Re Terminator seeds. They do indeed exist, although it is correct that they are not currently commercially available. This is only really because of the existence of the Monsanto Technology/Stewardship Agreement, however, which stipulates that farmers using Monsanto seed "will not save or sell the seeds from their harvest for further planting, breeding or cultivation". Despite the public outcry leading to a moratorium being imposed by the UN Convention on Biological Diversity there is nothing to suggest that Monsanto is itself opposed to their commercialisation, only that the political conditions currently preclude their being able to do so. The development of such a technology itself indicates the potential negative impacts and incentives of the GM industry, and the need for tight regulation. More importantly, Monsanto's regular GM crops are already contaminating the wider industry and environment, and Monsanto's lawyers are following the breeze-blown GM pollen like vultures. Contamination of non-GM crops is an ongoing and significant problem, with perhaps more immediate implications than the potential environmental or health impacts that GM may or may not pose. It means that organic farmers risk losing their certification, that wild and commercial non-GM species in the broader environment may be infected (with unknowable long-term impacts), and that customers may be forced to consume GM crops without their knowledge (actually already happening in Australia as highly processed food products containing GM, or products of animals fed on GM are exempt from labeling laws). It also means that many farmers will increasingly face legal battles with the likes of Monsanto because if they continue to use an infected crop without a Stewardship Agreement they may be in breach of intellectual property law. A large number and variety of cases have been launched on this basis (as Nikolas has already pointed out). The impact of both approaches to GM use and ownership have particularly significant impacts on farmers in the developing world, who are much more reliant upon saved seeds for replanting then their western counterparts (who are more likely to use purchased hybrid seeds). Widespread contamination of crops in countries such as India, Pakistan, Brazil or many African nations could leave those countries' food crops at the mercy of Monsanto's legal department and undermine national food sovereignty in times of growing climate uncertainty. Just on the question of food lost in storage, etc, I ought to point out that GM crops really *aren't* required to bring about an increase in yield (and it's contestable whether they do). Other methods - more sustainable, less dependent on chemical fertiliser and pesticide, and more nuanced in their understanding of the relationship of crops to their surrounding ecosystems - exist, and research and development is continuing to plow these methods a productive furrow well ahead of the GM rut. And global social inequality - the key problem underlying world hunger and malnutrition - is likely to worsen as a result of GM crops, not improve. The GM "answer" is little more than a profitable technofix that will function - at best - as a bandaid, not a cure. Regarding the "safety" or otherwise of GM food crops, there are simply no published peer-reviewed studies showing the safety of GM foods for human consumption. What research has been done with animals is far from conclusive, not always reliably conducted, and sometimes indicates serious negative health effects. What there *is* a lot of is opinion and corporate spin, and the very dodgy mechanism used to allow GM food to be sold commercially by declaring it to be "substantially equivalent" to regular food - a largely unscientific concept, that is imprecisely defined and lacks binding oversight and regulation. Basically, it presumes GM food to be safe until proven otherwise - effectively making society as a whole one large, unwitting, guinea pig - and makes a mockery of the scientific method. *Arguably* the CSIRO was in fact doing more or less what should be done - proper scientific research, human testing, minimal genetic modification, etc - and that Greenpeace's actions undermining an example of applied science of just the kind I am bemoaning the lack of. I'd counter that Greenpeace's actions represented an example of the precautionary principle in action. There is a significant public interest in the impacts of GM crop development that ought to override any corporate interests (Greenpeace's FOI request regarding these trial crops was refused on the grounds of "commercial in confidence" two weeks before they destroyed the crop). From their statements, Greenpeace denies being anti-science - highlighting the potential risks of GM crops, and the concerns around corporate influence and control over food safety regulations and future agricultural developments - rather than a total rejection of gene science. To my mind - given the currently uncertain nature of GM impacts - these are valid defences (moral, if not legal). They have also placed the question of GM crops in the public eye, where hopefully a truly honest, open and scientific discussion can be had. That this has not been the case thus far is a matter for concern in itself. I have no doubt that it is *possible* (if perhaps not currently necessary or desirable) to produce GM crops that do not pose any risks. It is also useful to distinguish in public discussion between transgenic and non-transgenic modifications, the various mechanisms used in genetic modification, the risks that may exist, and the possible benefits GM foods might pose. But such a debate needs to follow the peer-reviewed science and the scientific method, while actual GM crop cultivation needs to be tightly regulated firmly in line with the precautionary principle. On this, I also recommend this recent piece by John Hepburn. - Duroyan Fertl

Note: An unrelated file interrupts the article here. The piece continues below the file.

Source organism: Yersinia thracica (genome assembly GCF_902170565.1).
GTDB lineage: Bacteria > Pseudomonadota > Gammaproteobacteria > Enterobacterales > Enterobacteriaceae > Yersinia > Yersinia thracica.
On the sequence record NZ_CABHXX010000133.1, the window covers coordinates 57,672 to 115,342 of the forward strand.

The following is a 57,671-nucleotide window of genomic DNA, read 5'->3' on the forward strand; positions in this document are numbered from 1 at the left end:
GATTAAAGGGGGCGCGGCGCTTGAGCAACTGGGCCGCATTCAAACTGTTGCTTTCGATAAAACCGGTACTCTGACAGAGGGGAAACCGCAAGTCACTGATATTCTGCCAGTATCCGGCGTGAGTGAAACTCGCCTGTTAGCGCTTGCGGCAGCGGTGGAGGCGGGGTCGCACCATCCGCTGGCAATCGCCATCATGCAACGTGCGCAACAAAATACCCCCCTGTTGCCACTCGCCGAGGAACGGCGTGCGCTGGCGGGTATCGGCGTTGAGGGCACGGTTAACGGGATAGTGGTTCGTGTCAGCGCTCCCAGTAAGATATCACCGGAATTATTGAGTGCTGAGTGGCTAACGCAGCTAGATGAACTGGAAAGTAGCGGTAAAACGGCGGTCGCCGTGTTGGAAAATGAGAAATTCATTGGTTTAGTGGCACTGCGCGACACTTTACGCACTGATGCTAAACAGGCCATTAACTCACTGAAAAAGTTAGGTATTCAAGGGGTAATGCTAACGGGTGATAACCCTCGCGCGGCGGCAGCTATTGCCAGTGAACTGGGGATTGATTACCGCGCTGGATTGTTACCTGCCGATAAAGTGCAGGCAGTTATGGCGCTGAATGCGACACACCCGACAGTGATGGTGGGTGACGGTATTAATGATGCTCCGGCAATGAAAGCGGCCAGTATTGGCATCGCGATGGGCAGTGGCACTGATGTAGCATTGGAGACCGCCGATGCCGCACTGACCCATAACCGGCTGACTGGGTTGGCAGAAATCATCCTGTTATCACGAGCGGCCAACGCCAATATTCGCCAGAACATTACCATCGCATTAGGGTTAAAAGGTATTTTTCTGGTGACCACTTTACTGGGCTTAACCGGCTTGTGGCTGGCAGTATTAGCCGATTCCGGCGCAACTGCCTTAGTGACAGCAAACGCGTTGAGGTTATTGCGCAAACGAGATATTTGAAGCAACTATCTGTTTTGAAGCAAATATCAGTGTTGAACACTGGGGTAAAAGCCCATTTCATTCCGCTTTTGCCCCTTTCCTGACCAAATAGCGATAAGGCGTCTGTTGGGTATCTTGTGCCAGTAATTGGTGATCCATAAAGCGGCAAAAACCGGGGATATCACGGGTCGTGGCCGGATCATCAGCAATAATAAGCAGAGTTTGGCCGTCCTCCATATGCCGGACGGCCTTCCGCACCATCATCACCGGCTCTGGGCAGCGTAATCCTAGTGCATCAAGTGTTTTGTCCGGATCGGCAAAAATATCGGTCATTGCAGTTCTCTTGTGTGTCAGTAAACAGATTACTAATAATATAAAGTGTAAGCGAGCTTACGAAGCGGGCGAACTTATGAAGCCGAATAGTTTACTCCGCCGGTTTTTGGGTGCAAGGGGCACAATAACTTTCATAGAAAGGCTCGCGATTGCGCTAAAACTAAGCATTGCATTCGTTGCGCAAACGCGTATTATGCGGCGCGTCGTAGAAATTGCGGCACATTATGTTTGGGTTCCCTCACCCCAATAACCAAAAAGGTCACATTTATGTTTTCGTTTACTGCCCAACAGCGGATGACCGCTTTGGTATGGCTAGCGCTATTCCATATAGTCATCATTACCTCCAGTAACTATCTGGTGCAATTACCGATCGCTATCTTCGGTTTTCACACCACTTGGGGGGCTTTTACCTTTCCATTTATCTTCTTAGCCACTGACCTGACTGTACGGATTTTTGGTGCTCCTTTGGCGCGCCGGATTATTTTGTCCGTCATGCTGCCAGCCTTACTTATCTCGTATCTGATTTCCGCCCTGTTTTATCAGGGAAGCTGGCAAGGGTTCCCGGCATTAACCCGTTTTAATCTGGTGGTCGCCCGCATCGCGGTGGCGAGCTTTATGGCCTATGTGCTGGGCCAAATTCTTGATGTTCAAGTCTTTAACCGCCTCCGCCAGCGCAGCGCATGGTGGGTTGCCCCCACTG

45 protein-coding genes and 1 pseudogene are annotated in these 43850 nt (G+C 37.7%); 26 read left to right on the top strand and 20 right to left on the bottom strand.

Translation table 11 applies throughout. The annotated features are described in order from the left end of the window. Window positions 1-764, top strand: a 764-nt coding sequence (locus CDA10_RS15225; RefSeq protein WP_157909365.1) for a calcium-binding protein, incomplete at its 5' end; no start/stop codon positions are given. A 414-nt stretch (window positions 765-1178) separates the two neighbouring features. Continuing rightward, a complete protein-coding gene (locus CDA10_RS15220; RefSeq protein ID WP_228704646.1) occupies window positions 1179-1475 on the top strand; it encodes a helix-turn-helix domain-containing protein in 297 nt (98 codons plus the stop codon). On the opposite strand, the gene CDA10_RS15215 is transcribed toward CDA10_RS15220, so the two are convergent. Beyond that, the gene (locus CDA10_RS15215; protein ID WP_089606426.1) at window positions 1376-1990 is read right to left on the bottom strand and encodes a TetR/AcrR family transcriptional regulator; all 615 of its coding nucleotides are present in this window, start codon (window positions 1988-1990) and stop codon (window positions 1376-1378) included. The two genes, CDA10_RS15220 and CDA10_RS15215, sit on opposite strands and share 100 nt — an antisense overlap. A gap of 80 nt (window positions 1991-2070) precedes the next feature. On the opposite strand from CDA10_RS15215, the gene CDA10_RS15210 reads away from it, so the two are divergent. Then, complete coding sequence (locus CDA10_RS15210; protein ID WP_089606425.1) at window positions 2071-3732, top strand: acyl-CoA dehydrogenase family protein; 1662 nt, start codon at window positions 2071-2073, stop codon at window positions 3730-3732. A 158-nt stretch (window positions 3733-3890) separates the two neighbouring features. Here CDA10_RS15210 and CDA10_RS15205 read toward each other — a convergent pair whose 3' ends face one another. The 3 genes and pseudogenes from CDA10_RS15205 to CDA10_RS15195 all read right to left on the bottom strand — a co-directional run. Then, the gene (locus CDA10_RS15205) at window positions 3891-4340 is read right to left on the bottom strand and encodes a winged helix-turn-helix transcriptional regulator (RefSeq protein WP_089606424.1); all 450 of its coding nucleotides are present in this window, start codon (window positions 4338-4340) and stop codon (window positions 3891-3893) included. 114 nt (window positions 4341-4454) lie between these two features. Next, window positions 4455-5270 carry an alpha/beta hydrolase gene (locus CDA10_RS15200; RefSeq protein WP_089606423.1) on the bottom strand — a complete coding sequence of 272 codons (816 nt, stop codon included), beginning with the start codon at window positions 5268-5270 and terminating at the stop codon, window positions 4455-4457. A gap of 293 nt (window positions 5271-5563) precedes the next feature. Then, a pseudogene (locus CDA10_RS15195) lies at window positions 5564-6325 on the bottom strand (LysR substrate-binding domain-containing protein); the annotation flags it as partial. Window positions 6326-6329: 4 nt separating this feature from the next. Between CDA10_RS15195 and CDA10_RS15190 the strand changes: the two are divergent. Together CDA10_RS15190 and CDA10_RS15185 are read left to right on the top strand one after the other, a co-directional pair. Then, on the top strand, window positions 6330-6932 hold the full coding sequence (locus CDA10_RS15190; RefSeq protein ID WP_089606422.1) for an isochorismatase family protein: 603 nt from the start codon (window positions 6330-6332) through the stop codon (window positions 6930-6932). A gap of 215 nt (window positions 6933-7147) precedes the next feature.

I always thought GM food has been around since the dawn of civilisation. I mean, ever since agriculture started, farmers have unwittingly modified their crops by choosing the variety they prefer and planting only those. These crops generally are chosen because they are palatable and don’t spoil so easily in storage, thus allowing the human race to be nourished in the bitter cold of winter or wars. I suppose if GM food can be made to be more resistant against diseases and produce a bigger yield for the growing population of the world and be in storage much longer, I don’t see why not.